Apparently, I’ve started speaking at a decibel that only dogs can appreciate.

3. He Snores.
At home, I’ve got ear-plugs. But I forgot to bring them to The Happy House. Let’s just say, that’s been rectified. They’re there now.

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Thank goodness for these!

4. He Relaxes. Eventually.
It takes my man a bit of time to switch from work mode to relaxation mode. On our last day, after he’d watered his new trees, unplugged all the electronics, turned down the hot water heater, and adjusted the air conditioner to AUTO, he gathered up all our garbage and drove it to some gas station where he filled up the gas tank of our rental car.

When he got back, Hubby brought his breakfast outdoors to the lanai. Putting his feet up on a wicker table, he shoveled spoonfuls of granola and yogurt into his mouth.

“Look at those palm trees,” he said, admiring his handiwork. “Now it looks tropical down here.”

{you know, as opposed to before, when we could only admire the stand of palm trees on the far side of the man-made pond.}

“Did you have a good time?” Hubby asked.

I nodded.

Because how could we not have a good time? The Happy House was made possible by my husband’s hard work. Hubby is a worker bee and, truth be told, he’s happiest when he’s busy. He works hard, so he sleeps hard. He thinks the beach is boring. Plus, he’s practically an albino, so even SPF 1000 doesn’t quite do the job. And nobody likes a sunburn.

But you know what?

5. He’s that guy.
After all these years, he still carries my suitcase to the car. He holds my boarding pass and watches my bag when I have to pee. He’ll buy the curtain rod, and then return it because his crazy wife decided it wasn’t right, and then he’ll go back and buy it again because his crazy wife screwed up and, yes, that first curtain rod was right after all.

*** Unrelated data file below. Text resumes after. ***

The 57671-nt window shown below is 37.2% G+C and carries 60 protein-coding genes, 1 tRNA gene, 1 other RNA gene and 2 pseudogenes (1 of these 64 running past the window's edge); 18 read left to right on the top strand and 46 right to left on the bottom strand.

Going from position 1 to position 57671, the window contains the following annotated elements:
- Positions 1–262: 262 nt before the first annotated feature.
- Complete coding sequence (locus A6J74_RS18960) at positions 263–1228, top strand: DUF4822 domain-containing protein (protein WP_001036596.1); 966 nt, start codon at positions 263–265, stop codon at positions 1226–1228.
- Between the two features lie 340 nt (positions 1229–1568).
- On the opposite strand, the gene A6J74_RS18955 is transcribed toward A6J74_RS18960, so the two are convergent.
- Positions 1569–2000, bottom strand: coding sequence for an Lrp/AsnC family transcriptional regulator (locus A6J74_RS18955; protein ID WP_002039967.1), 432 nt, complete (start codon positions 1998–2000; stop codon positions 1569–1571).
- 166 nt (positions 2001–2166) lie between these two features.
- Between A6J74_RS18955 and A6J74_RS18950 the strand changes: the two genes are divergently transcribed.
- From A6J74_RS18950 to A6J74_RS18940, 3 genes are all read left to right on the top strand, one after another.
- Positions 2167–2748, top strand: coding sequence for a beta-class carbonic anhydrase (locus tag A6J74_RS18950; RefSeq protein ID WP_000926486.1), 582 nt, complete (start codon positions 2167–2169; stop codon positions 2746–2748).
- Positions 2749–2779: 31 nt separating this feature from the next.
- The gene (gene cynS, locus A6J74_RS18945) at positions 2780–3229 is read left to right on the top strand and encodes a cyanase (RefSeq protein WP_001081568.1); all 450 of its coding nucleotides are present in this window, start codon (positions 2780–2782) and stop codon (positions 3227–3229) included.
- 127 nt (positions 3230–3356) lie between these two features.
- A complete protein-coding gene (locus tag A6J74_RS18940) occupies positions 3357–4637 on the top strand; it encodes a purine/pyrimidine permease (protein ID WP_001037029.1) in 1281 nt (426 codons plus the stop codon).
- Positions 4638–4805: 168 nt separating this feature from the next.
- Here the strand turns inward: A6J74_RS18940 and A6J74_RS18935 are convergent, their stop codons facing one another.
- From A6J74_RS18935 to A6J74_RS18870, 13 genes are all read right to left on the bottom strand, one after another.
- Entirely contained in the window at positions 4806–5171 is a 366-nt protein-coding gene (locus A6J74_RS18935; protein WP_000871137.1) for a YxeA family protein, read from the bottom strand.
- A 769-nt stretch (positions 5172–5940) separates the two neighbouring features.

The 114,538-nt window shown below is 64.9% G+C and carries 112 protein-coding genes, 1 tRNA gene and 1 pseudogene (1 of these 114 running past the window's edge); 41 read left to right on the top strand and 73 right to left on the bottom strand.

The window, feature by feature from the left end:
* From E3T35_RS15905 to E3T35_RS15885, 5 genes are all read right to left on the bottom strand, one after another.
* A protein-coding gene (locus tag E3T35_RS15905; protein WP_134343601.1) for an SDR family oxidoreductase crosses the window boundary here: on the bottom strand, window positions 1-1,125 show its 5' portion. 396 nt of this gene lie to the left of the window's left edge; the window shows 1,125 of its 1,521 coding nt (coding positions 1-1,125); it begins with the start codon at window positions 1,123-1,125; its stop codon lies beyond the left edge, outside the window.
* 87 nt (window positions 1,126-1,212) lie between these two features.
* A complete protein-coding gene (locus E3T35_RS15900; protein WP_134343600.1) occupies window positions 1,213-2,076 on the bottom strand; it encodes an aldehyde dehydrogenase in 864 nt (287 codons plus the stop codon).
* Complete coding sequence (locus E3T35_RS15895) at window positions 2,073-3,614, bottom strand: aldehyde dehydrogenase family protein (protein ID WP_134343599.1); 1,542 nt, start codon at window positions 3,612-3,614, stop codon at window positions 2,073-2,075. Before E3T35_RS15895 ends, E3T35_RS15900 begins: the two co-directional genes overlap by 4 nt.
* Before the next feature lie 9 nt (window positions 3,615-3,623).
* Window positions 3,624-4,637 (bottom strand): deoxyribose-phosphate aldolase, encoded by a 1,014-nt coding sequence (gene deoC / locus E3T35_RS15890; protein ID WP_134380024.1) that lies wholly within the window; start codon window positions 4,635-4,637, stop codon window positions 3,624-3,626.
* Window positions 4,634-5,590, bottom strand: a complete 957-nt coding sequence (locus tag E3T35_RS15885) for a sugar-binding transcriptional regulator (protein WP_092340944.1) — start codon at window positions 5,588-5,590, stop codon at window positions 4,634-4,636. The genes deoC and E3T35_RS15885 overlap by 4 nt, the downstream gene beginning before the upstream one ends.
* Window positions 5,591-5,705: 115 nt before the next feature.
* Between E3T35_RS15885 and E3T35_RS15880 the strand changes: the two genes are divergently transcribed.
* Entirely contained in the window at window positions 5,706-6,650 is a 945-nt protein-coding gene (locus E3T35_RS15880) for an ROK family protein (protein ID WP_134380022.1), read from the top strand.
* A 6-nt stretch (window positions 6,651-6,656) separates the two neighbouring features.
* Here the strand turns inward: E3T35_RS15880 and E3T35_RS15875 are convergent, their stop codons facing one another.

When she was pining to leave Oz and return to Kansas, Dorothy Gale closed her eyes and said: “There’s no place like home.”

How many people are lucky enough to have two places that hold their heart?

And how many girls are lucky enough to know home is wherever we are, as long as I’ve got my ear plugs we’re together?

What little things drive you bonkers about your partner? What things do you love the most?

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Happy anniversary, Hubby. Eighteen years. You knows I loves you. Do you think we can get stock in ear plugs? Is that a thing? If so, maybe we should look into that.

Incident on a Plane

At the end of the flight, two boys sitting one row apart stood up and discovered each other. Neither of them could have been more than 7-years-old. One little guy held a Buzz Lightyear action figure; the other gripped a pile of Pokémon cards in his hands. While waiting for people on the plane to file out, they boys introduced themselves and chattered about their love for Minecraft and Legos.

“We have lots in common!” Jesse announced.

For a few minutes, the boys lived without fear of loving or not being loved. Neither was afraid of being rejected. They stood with their hearts open, unafraid of being hurt. And they were actually doing a pretty good job of it.

“Also, we both have something wrong with us.” Mason pointed to his mouth. Anyone could see the brackets and rubber bands on his tiny teeth. “I have braces, and you have those things on your ears.”